I'm trying to combine a set of "select-all-that-apply" variables into one variable from a dataset downloaded from Qualtrics.

As it stands, Qualtrics creates a variable for each possible choice, assigning a "1" if a respondent selected it and a "." for missing if a respondent didn't select it.

In this particular instance (racial categories), I just duplicated each variable, assigned a unique number to each variable for a "selected," (e.g., white selected value of 1 converted to 100), and then added all the duplicated variables together into a new variable. This gave each case a unique number that may or may not have represented multiple racial categories.

So the new labels for a respondent who checked multiple answer choices looked something like "White AND Asian," instead of a "1" in each of those individual variables, for example.

I was thinking, though, that there's probably an easier way to do this?

EDIT: Syntax included below.

Recode into race variable with unique value for each selection

RECODE w1srace_1 (1=1) (ELSE=Copy) INTO r2w1srace_1.
VARIABLE LABELS  r2w1srace_2 'recoded to higher values'.
EXECUTE.

RECODE w1srace_2 (1=5) (ELSE=Copy) INTO r2w1srace_2.
VARIABLE LABELS  r2w1srace_2 'recoded to higher values'.
EXECUTE.

RECODE w1srace_3 (1=10) (ELSE=Copy) INTO r2w1srace_3.
VARIABLE LABELS  r2w1srace_3 'recoded to higher values'.
EXECUTE.

RECODE w1srace_4 (1=20) (ELSE=Copy) INTO r2w1srace_4.
VARIABLE LABELS  r2w1srace_4 'recoded to higher values'.
EXECUTE.

RECODE w1srace_5 (1=50) (ELSE=Copy) INTO r2w1srace_5.
VARIABLE LABELS  r2w1srace_5 'recoded to higher values'.
EXECUTE.

RECODE w1srace_6 (1=100) (ELSE=Copy) INTO r2w1srace_6.
VARIABLE LABELS  r2w1srace_6 'recoded to higher values'.
EXECUTE.

RECODE w1srace_7 (1=200) (ELSE=Copy) INTO r2w1srace_7.
VARIABLE LABELS  r2w1srace_7 'recoded to higher values'.
EXECUTE.

RECODE w1srace_8 (1=500) (ELSE=Copy) INTO r2w1srace_8.
VARIABLE LABELS  r2w1srace_8 'recoded to higher values'.
EXECUTE.

**Create new combined race variable**

COMPUTE r3w1srace=sum(r2w1srace_1,r2w1srace_2,r2w1srace_3,r2w1srace_4,r2w1srace_5,r2w1srace_6,r2w1srace_7,r2w1srace_8).
EXECUTE.
  • Please add your present syntax to the question so we can better understand what you've already done and where we can suggest improvements. – eli-k Jul 16 at 5:42
  • I just included the syntax--thanks for your response! Looks like we did something similar. – Eric Williamson Jul 16 at 13:12
  • Right. The advantage of my suggested syntax (apart from using only one line of course) is that you can interpret the result visually, being a combination of zeros and ones corresponding to the original eight variables – eli-k Jul 16 at 13:19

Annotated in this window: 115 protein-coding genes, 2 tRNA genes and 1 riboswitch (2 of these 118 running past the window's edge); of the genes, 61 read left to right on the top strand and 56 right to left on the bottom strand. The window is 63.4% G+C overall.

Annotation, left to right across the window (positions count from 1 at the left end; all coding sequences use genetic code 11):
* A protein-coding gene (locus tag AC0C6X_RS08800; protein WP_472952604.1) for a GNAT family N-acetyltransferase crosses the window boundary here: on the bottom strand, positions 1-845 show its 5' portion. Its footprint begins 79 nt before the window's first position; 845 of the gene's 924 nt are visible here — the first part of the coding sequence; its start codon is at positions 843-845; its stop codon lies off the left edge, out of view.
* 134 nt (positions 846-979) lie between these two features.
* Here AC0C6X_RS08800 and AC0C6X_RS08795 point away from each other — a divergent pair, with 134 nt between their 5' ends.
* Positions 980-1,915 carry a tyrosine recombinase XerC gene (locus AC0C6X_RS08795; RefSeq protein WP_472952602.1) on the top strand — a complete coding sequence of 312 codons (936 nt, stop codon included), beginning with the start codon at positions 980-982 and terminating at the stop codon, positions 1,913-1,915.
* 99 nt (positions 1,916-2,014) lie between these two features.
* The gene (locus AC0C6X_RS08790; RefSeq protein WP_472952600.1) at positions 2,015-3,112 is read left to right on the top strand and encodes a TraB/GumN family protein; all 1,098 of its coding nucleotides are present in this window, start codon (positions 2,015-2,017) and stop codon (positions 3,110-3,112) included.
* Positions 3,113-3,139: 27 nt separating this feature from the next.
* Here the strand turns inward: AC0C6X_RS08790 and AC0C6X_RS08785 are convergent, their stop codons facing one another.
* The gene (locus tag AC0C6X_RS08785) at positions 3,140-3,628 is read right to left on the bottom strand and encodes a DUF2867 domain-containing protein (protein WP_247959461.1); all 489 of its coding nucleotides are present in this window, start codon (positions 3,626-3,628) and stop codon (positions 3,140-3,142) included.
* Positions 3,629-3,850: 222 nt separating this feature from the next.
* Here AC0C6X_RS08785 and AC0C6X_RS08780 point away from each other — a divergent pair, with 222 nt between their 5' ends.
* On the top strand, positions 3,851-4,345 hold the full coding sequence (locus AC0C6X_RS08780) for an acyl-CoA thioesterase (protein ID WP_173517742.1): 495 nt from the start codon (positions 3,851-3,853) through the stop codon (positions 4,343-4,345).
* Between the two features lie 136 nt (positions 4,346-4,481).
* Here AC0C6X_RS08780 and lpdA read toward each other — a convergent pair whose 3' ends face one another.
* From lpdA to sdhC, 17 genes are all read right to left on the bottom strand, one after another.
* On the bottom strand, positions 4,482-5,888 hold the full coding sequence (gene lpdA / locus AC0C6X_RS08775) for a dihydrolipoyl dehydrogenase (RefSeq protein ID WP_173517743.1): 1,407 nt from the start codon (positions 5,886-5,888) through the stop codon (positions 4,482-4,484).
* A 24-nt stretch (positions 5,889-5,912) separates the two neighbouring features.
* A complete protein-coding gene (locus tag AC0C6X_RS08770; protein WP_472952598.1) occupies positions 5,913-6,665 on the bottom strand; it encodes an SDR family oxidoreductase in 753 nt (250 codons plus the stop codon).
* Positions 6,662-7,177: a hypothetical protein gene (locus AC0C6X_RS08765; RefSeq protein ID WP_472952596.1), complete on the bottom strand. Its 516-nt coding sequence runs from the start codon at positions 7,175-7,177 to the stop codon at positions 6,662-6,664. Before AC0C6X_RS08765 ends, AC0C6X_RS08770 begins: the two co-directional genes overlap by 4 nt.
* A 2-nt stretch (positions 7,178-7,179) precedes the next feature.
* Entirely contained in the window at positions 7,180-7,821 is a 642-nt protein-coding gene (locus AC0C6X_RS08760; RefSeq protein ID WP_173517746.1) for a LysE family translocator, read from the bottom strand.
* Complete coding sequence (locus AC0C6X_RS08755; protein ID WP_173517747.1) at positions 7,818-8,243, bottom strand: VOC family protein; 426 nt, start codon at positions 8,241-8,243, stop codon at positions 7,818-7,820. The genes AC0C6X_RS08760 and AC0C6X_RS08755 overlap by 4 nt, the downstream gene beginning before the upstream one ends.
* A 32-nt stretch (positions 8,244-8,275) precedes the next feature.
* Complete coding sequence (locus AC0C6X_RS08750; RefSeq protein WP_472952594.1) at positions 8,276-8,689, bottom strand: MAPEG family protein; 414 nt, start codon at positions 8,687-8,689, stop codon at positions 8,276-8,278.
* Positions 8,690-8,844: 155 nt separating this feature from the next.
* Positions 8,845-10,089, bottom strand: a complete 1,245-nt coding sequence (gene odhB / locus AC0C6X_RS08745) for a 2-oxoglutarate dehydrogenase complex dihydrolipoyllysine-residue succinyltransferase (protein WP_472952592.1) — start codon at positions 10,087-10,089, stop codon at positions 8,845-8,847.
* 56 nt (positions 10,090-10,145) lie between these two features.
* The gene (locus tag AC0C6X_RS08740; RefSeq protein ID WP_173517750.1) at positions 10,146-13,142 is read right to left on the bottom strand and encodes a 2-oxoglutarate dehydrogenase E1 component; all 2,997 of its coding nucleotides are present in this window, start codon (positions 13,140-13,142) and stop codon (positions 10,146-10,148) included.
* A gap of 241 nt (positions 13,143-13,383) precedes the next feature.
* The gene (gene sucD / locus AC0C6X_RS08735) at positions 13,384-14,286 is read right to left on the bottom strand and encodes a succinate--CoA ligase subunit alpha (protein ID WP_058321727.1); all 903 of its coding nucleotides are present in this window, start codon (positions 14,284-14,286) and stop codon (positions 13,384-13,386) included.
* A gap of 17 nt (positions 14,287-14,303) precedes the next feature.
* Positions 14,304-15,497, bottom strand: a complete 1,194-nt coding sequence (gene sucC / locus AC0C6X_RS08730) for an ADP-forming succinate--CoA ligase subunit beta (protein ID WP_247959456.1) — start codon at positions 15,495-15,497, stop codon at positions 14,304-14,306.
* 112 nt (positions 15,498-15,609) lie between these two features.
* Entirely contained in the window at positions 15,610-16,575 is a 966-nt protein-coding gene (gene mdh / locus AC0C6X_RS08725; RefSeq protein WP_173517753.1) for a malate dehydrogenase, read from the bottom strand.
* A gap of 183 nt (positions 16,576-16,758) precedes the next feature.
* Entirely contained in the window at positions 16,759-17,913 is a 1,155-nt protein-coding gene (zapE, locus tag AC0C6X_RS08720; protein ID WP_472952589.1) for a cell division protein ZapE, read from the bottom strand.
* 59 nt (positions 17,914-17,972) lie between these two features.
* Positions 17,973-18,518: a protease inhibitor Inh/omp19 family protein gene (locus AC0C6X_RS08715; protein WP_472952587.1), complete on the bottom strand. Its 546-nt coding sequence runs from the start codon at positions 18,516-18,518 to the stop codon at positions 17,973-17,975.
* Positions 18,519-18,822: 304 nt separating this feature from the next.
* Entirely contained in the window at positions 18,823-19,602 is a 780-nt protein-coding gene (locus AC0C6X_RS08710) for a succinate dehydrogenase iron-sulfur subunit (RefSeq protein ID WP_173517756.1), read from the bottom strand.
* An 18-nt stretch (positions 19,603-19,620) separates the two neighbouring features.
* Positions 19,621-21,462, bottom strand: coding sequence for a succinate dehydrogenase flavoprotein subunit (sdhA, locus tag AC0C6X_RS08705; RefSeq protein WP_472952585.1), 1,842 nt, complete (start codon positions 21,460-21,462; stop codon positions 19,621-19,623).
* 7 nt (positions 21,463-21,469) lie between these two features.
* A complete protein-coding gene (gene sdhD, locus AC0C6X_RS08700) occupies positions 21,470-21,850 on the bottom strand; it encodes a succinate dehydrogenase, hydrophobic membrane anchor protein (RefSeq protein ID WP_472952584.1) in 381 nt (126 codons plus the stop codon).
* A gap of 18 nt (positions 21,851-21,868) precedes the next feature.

First run this to create some sample data to play with:

data list list/dog cat mouse frog bird (5f1).
begin data
1 0 0 1 0
0 1 0 1 0
0 0 0 1 1
0 1 0 0 0
1 1 1 1 1 
1 0 1 0 1
0 0 0 0 0
end data.

A simple way to combine all the categories into one number:

compute mult_categoryN = 10000*dog + 1000*cat +100*mouse +10*frog + bird.

To create a text variable that will have a unique name for every combination of categories you can go this way:

string mult_categoryT (a50).
compute #=0.
do repeat vr=dog cat mouse frog bird/ct="dog" "cat" "mouse" "frog" "bird".
    do if vr=1.
        if #=0 mult_categoryT=ct.
        if #>0 mult_categoryT=concat(rtrim(mult_categoryT), " and ", ct).
        compute #=#+1.
    end if.
end repeat.
exe.
  • Thanks for this--if I wanted, can I make this a numeric (nominal) variable? Also, what does "ct" indicate here? – Eric Williamson Jul 16 at 13:19
  • The first option I gave (mult_categoryN) is for a nominal numeric variable. Re ct - it is an element in the loop: vr represents the variable names, ct represents the actual category names (in your case they should be "white", "asian" etc'). – eli-k Jul 16 at 13:29

It is probably too late now, but the easy way would have been to create an embedded variable in the Qualtrics survey flow and assigned it the value of the question’s selected choices. It would have given you a comma separated list of the text choices.

Something to keep in mind for future surveys.

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